Understanding split bookings and how they save you money

by Al Macmillan

One of the things we are most excited about at Coachfairer is what we call split bookings. It's perhaps not instantly obvious to a new user what it means so I thought an introduction might be useful. They are an amazing way to save money but they take a little more work for you.

Combined operators

We sometimes call Coachfairer the Skyscanner of bus and coach. The reason for that is that like flight metasearch sites (Skyscanner, Dohop & Kayak) etc we find the best journey options across all operators (comparing and combining as we see fit) and then we fetch the best prices. It means that oftentimes journey plans which contain more than one coach (i.e a multi-leg journey, one with a change) contain more than one coach operator. It's one of the reasons Coachfairer is unique. Why do we do it? The benefits are: we connect more places, return more journey options, find faster journey options and always find the best prices. Journey block from results page

It's an idea common in flight search: Skyscanner have similar results (they call them 'non-protected transfers'), Kayak more catchily 'Hacker Fares' and Dohop 'Self-Connect'. But the idea is the same. Journey plans made up of more than one airline. You might need to check off your own baggage and switch airlines but if you save a ton of money it might be well worth it. The 'non-protected' part is that obviously if a journey plan contains more than one leg from more than one operator and that first leg is delayed, the operator of the second leg might not wait and is under no compulsion to refund or let you travel later on the same ticket (if the ticket is inflexible). However, that is the negative! The positive is that is connects thousands more places by Coach and creates new fare combinations that offer real choice and cheap cheap coach tickets.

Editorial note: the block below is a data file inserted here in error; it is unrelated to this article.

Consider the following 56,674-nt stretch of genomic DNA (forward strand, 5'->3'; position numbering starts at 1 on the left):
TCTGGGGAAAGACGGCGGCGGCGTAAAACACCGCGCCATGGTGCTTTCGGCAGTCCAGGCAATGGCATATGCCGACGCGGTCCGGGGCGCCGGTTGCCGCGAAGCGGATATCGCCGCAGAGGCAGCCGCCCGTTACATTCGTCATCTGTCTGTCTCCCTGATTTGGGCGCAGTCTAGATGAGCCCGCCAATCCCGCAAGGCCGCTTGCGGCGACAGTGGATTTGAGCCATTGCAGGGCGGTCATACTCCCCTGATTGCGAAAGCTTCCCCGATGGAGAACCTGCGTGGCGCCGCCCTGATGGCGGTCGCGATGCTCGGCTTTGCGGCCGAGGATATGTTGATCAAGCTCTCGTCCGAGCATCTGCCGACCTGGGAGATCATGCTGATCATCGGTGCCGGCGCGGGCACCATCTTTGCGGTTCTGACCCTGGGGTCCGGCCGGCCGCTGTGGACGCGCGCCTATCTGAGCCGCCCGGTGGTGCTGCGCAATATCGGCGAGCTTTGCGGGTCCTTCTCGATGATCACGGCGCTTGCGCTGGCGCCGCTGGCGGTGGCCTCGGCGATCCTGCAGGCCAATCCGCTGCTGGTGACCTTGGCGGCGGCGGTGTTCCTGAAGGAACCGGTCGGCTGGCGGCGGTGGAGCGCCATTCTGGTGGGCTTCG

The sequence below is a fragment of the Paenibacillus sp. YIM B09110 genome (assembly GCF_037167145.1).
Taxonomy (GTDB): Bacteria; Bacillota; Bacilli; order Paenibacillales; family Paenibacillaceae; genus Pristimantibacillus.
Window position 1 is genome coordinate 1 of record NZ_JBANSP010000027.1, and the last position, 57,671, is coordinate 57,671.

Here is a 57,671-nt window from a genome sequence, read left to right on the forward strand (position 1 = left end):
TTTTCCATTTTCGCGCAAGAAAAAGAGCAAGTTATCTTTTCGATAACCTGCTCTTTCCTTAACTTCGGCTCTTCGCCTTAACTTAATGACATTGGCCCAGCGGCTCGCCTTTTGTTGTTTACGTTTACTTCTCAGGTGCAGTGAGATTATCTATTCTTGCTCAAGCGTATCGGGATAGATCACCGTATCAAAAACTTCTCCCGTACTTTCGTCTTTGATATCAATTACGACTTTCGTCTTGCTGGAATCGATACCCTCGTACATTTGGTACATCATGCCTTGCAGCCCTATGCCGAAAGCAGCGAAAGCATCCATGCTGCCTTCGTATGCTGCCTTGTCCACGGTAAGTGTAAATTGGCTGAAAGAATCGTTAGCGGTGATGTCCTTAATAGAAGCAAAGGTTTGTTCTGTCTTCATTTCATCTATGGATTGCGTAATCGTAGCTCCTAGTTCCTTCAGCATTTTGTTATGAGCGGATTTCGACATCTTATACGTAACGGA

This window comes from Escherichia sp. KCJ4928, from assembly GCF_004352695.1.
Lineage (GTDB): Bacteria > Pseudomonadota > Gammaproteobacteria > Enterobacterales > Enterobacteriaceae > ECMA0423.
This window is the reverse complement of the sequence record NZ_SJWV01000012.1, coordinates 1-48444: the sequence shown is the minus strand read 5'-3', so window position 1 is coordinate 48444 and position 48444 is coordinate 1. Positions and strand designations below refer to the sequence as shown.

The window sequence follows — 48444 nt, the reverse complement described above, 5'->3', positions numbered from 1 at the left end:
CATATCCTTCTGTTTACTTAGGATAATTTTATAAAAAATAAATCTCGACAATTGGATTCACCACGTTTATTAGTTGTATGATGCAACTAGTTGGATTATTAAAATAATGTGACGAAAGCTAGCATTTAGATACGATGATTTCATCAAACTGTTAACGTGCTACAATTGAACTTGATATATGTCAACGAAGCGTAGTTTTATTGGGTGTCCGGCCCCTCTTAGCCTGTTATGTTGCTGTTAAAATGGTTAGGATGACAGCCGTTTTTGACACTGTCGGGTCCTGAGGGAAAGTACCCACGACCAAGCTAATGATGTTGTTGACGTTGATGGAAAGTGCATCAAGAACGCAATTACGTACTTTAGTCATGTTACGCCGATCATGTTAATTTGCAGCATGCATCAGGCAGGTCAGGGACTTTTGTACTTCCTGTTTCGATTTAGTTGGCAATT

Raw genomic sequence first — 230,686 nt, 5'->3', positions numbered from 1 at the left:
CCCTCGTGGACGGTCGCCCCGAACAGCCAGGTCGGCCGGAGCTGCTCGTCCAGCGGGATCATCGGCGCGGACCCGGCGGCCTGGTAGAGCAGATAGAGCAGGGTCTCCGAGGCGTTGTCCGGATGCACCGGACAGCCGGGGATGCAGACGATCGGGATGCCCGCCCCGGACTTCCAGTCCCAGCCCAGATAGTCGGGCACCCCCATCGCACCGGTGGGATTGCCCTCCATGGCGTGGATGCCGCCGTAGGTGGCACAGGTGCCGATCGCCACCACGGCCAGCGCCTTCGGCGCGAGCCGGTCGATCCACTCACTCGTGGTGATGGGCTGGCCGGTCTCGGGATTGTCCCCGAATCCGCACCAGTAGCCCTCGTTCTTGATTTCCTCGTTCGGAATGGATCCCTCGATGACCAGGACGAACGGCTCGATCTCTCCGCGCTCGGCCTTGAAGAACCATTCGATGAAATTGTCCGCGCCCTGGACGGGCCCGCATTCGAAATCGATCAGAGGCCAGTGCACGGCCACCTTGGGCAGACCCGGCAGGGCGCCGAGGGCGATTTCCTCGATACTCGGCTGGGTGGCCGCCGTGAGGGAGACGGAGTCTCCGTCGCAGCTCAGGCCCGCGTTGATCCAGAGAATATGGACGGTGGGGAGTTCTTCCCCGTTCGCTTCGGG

So getting back to Coachfairer split bookings. I said that you would need to do a little more work yeah? Well not much thankfully - a split booking is simply this: that at the point at which we send you off to the Coach operator's site to buy, you will be sent off to the different operators to buy each leg e.g maybe Megabus for the first leg and National Express for the second leg. We make it easy to spot this - our filters on the right hand side of your search results says "required bookings" and a number. This is telling you that to get this price you will need to book separately however many numbers of times it says there. And when you click to buy the tickets our handy pop-up keeps you right. Just remember to open all windows before you purchase. But the savings from split bookings are enormous! Makes sense yeah?

split bookings

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